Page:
In July 2003, the Minister of Manpower Ng Eng Heng rebuked NTU economists Professor Lim Chong Yah, Dr Chen Kang and Dr Tan Ghee Khiap for contradicting the labour statistics released by the Ministry of Manpower. In particular, Professor Lim Chong Yah had said, “Out of four jobs created, only one job went to a Singapore resident, three jobs went to the intake of foreign workers”. Dr Tan Gee Giap also added, “The number of non-resident workforce is very large, runs over 700,000… the unemployment is only less than 90,000, then something is very wrong.” In response, Minister Ng said the academics were “way off the mark” and they should had consulted the Ministry of Manpower or Department of Statistics. In the end, the NTU economists published a public apology to the Minister of Manpower.
The Institute of Southeast Asian Studies (ISEAS) at NUS invited Law Professor Douglas Sanders from the University of British Columbia to speak on “Society and Sexual Diversity: Human Rights, International Law, Western Patterns, Asian Developments’” in August 2007. He was also scheduled to deliver a talk on ‘Sexual orientation in international law, a case for Asia’ in a public forum concurrently. However, the police cancelled Professor Sander’s professional visit pass and permit to speak in the public forum.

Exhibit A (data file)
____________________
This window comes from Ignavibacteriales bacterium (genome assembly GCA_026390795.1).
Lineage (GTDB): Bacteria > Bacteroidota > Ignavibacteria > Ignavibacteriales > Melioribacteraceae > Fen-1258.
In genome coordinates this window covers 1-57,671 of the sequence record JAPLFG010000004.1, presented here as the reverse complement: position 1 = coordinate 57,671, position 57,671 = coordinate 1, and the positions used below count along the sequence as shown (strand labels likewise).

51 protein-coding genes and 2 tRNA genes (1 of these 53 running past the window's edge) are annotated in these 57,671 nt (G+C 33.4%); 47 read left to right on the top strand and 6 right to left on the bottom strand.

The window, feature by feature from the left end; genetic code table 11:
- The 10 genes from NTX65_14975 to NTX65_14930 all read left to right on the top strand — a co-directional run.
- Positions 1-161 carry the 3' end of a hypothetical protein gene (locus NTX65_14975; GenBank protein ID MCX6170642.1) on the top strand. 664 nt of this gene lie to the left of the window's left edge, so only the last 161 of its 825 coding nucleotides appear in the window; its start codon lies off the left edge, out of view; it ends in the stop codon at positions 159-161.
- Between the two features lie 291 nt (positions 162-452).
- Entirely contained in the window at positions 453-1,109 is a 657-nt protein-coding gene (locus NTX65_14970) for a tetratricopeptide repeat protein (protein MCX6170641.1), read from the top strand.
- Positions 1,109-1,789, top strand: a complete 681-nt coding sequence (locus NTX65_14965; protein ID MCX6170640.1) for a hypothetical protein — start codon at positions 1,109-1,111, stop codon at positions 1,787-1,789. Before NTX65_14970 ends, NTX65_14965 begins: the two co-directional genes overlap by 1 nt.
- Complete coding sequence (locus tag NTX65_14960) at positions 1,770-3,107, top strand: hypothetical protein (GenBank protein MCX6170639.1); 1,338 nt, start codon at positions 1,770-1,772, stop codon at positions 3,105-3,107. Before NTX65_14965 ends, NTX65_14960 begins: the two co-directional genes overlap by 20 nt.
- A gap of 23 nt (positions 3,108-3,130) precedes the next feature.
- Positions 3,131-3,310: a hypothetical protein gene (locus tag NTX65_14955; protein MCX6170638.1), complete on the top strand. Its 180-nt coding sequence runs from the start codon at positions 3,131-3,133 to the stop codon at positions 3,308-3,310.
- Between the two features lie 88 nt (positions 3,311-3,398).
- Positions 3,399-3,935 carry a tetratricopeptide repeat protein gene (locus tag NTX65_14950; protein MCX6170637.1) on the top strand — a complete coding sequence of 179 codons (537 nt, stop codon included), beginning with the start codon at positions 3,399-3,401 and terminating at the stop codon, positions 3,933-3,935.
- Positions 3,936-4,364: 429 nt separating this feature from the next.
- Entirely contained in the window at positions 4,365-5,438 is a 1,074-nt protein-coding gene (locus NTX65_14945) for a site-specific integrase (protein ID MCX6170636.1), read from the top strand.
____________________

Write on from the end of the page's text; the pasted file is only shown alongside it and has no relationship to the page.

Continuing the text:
Popular Opinion against Academic Freedom
In November 1996, Professor Chan Kai Lok from the NUS Department of Biological Science was ordered to make a public apology and to accept 6-month pay-cut over remarks he made about Christianity and Islam at the campus event “Creation: Fact or Fiction” organised by the Varsity Christian Fellowship. He was subsequently fired from the university.